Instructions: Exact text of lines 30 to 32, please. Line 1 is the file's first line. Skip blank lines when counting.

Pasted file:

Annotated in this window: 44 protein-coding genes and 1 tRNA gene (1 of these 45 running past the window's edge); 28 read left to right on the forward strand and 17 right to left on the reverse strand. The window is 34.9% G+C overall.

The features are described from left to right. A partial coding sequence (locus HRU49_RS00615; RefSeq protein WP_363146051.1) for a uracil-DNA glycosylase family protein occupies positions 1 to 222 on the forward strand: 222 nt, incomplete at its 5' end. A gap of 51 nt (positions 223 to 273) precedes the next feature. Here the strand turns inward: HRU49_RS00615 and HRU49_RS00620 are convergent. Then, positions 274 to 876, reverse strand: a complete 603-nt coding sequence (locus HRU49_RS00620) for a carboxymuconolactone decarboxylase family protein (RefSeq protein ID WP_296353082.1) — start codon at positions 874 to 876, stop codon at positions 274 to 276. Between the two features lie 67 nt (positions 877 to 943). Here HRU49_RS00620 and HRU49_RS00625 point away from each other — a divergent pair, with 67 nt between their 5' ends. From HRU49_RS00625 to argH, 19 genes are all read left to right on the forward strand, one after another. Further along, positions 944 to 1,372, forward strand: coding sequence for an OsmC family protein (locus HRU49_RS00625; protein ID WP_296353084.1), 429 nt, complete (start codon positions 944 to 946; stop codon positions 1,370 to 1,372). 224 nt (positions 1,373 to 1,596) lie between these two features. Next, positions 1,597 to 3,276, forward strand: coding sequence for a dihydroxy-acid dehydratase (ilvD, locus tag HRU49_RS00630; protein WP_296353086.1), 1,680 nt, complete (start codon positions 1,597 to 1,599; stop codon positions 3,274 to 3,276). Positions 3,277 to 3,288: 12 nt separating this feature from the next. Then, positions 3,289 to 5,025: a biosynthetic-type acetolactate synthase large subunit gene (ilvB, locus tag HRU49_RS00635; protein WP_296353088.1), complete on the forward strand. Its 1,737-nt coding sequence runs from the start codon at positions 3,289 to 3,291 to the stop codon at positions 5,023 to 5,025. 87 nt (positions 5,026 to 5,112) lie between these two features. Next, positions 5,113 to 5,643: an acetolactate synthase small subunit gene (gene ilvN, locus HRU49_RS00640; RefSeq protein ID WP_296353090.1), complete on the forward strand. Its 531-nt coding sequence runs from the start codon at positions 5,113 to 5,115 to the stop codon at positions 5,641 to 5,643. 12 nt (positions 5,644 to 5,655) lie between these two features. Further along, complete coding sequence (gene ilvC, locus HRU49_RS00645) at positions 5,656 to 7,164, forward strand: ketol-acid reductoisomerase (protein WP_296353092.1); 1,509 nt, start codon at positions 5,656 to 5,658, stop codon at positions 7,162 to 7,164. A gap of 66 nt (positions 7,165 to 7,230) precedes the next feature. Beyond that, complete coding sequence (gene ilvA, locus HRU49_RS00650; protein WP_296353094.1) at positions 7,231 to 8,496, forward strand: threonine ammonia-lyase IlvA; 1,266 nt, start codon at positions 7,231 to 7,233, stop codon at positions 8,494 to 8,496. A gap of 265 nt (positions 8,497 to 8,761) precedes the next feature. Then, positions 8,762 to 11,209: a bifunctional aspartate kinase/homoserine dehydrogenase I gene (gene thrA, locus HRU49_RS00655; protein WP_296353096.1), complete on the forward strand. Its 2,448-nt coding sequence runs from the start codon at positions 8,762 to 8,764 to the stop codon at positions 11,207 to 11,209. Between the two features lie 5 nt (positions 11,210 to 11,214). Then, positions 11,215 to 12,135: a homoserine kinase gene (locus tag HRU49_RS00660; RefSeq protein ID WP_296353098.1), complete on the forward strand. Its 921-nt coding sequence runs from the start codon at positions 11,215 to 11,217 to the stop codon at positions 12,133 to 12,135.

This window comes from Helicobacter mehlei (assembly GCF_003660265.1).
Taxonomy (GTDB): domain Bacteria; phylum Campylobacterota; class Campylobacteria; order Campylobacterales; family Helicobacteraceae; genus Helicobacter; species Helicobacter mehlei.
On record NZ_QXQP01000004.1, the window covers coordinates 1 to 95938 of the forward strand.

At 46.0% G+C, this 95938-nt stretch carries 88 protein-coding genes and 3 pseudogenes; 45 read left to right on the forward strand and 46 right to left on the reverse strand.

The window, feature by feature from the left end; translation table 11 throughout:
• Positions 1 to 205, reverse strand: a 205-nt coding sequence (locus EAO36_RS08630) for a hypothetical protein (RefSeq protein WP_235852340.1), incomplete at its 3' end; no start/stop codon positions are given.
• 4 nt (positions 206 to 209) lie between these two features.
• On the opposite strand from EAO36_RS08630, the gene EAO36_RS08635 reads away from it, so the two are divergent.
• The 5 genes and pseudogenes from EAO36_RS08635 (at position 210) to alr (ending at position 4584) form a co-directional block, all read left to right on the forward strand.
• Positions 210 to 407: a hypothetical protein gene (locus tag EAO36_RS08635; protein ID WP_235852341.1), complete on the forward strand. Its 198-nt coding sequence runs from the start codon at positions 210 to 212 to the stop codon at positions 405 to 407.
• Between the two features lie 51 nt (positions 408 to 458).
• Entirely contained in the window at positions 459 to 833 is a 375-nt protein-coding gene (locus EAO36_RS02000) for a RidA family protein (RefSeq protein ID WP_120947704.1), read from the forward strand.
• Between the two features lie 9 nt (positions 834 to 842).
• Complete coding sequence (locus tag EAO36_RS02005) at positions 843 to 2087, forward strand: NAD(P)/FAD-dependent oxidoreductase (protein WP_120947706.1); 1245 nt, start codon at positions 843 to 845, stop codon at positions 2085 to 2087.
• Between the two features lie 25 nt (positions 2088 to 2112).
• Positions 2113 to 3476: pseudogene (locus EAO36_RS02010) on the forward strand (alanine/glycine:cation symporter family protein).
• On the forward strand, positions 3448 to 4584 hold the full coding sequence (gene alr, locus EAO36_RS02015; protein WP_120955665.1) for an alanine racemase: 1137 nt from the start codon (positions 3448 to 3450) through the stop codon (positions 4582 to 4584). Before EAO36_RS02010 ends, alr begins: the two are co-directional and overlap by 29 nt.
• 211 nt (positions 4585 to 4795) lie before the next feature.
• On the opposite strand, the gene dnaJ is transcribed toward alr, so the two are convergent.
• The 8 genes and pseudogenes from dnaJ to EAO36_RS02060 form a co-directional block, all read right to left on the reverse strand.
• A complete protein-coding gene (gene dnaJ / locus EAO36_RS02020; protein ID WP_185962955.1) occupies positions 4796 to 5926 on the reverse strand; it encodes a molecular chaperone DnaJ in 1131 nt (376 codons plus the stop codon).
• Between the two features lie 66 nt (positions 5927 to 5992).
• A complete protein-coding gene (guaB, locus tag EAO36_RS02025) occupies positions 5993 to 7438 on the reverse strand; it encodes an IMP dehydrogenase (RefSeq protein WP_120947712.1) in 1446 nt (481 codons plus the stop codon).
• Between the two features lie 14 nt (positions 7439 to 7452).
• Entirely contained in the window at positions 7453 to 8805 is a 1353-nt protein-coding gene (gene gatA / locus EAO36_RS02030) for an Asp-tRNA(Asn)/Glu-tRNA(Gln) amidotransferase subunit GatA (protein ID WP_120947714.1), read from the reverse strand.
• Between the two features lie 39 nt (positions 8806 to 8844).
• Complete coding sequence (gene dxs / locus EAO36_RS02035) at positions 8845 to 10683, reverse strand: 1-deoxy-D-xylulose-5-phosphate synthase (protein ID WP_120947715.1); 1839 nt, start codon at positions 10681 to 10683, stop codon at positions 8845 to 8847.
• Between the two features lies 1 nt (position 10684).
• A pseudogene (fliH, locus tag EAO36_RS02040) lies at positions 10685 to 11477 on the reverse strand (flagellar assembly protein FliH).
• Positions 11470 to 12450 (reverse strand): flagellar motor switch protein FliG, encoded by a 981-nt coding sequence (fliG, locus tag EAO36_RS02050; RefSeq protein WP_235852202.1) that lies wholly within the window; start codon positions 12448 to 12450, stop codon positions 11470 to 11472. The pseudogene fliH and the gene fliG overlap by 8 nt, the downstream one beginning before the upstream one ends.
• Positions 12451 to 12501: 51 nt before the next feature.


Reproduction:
• Between the two features lies 1 nt (position 10684).
• A pseudogene (fliH, locus tag EAO36_RS02040) lies at positions 10685 to 11477 on the reverse strand (flagellar assembly protein FliH).
• Positions 11470 to 12450 (reverse strand): flagellar motor switch protein FliG, encoded by a 981-nt coding sequence (fliG, locus tag EAO36_RS02050; RefSeq protein WP_235852202.1) that lies wholly within the window; start codon positions 12448 to 12450, stop codon positions 11470 to 11472. The pseudogene fliH and the gene fliG overlap by 8 nt, the downstream one beginning before the upstream one ends.